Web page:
feed, how much to feed, how much the baby should be taking or a child should be eating? And then, also about
growth and development. So, what should the child
be doing at that age versus what they are doing. Is what they’re doing
normal, is it not normal? So, I think those are probably
the three major things. And then obviously, I
see the everyday colds and asthma and things like that. But in terms of the
questions that parents have, it’s usually regarding sleep, feeding, and growth and development. Amanda: Right, so
talking about reflux now. We know some babies can
be maybe misdiagnosed or diagnosed with
reflux, when potentially, they’re actually overtired
or maybe undertired. Can you talk me a little bit through that, and do you see this yourself? Tina: I think so, I don’t know necessarily that it’s that they’re
overtired or undertired, but I think the main things
with children with reflux, and babies who are overtired
and babies who are undertired, is they all are kind of a little fussy. And reflux is one of those
things that almost all babies do, especially in the first
three months of life. Just the nature of how the baby’s anatomy is. So, the esophagus, which brings the food from your mouth to your
stomach, and your stomach has, in adults, a sphincter
which is like a valve which keeps food in your stomach and
keeps it from coming back up. But babies, it’s not really
developed until later. So almost all babies, it’s
just kind of an open tube between their mouth and their
stomach and they’ll reflux. So a lot of fussy
babies, because they are, their parents will notice
that they’re refluxing, or notice that they’re spitting up a lot, they kind of associate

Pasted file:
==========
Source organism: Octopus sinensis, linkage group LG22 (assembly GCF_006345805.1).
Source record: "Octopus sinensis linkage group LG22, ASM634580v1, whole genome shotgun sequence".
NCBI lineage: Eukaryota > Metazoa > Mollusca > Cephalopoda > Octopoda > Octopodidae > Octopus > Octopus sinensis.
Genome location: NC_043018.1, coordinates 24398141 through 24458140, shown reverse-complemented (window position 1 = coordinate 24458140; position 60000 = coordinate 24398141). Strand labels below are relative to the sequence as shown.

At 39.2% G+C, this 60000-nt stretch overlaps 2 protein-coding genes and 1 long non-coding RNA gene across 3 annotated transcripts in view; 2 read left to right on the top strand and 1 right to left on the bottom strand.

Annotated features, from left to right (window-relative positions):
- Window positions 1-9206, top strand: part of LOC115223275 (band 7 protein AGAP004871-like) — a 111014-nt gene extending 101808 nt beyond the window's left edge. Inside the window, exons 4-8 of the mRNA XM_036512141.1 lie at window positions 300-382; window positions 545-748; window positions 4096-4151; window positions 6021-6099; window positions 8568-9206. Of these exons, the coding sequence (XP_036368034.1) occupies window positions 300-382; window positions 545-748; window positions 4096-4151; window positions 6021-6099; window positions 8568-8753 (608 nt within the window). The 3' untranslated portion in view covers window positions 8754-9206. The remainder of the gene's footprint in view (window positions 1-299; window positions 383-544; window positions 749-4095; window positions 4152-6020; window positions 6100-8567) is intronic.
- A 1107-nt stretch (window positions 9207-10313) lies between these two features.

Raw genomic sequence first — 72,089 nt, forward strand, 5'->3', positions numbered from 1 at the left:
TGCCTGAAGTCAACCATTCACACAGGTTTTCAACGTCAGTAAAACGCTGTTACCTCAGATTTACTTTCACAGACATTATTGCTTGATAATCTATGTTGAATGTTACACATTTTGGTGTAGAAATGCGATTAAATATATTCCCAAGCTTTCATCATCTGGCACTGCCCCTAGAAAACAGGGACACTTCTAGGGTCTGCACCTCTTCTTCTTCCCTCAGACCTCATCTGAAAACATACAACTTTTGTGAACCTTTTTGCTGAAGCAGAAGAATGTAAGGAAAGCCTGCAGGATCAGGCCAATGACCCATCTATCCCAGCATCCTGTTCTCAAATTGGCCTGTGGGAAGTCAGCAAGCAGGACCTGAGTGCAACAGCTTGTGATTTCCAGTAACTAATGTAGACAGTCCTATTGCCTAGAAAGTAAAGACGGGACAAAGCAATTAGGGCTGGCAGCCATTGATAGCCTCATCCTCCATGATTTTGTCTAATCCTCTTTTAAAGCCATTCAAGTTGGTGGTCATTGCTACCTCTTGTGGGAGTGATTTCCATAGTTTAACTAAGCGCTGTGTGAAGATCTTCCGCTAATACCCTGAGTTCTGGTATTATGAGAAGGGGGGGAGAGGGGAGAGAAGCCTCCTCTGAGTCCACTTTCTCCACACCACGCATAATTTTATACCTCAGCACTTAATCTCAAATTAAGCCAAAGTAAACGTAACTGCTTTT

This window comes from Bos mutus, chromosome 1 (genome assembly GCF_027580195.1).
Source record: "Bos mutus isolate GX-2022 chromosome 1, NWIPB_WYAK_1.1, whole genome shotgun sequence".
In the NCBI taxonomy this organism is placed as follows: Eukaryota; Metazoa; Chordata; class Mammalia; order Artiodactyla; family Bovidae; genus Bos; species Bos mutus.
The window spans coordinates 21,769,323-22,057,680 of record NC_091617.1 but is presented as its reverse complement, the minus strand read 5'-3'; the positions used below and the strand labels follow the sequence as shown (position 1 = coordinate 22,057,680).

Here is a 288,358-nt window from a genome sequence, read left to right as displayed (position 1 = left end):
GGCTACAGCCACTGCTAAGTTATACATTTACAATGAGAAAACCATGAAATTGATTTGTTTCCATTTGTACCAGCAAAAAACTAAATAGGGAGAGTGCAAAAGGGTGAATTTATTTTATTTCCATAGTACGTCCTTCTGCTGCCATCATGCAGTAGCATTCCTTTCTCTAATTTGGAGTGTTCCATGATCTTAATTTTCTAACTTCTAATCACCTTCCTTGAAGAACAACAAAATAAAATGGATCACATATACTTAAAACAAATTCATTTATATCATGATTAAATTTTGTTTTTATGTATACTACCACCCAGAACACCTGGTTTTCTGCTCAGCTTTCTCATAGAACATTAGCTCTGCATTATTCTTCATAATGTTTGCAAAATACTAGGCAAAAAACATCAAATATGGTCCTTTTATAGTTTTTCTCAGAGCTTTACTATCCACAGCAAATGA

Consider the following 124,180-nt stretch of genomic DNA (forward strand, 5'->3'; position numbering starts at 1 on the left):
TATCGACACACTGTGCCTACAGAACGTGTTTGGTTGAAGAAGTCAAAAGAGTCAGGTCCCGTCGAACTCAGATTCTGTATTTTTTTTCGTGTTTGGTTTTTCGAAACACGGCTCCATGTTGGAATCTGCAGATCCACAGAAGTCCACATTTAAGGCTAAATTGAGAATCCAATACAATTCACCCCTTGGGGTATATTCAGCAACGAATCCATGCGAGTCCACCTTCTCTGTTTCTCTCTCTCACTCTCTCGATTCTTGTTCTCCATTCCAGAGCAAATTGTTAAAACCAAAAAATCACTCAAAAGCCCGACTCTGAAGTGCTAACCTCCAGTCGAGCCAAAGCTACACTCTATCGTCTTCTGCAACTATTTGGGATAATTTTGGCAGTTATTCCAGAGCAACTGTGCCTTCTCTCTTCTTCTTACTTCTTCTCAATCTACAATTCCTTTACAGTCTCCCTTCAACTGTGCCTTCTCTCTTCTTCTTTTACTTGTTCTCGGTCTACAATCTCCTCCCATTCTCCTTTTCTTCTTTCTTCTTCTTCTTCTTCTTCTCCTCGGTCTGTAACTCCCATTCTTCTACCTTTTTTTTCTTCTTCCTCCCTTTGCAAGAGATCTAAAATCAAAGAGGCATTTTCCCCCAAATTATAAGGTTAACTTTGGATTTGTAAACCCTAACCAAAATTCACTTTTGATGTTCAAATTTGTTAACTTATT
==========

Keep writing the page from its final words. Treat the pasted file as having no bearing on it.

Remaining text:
that with the reflux, even though it might not
actually be the reflux. It might be that they are
fussy for another reason. It might be that they’re overtired. It might be that they’re undertired. But because this is something
that’s happening all day, every day, for the majority of babies, I think that’s something that people often attribute to a fussy child. Amanda:I guess it’s also whether the reflux itself, is actually causing… After the spitting up,
is actually causing pain, or if they’re just spitting
up and then they’re going on about their life as a
happy, little baby, as well. Tina: Exactly, exactly, so I
think sometimes parents will attribute what they’re seeing,
and what they’re seeing is the act of them spitting
up, even though that’s actually not what’s causing them
to be fussy at all. It could be something
else that’s going on, such as being overtired,
undertired or something else. Amanda: Exactly, that’s really good. So, what are the key symptoms that people or parents should be
looking out for with reflux? And when should they seek
some professional help, or when should they come and see you? Tina: Yeah, I mean, I
would say in general, if you ever have a
concern about your baby, go to your doctor. So, there’s never
anything that I would say is not worthy to come to
me and ask a question. We get all sorts of questions. And even if I tell you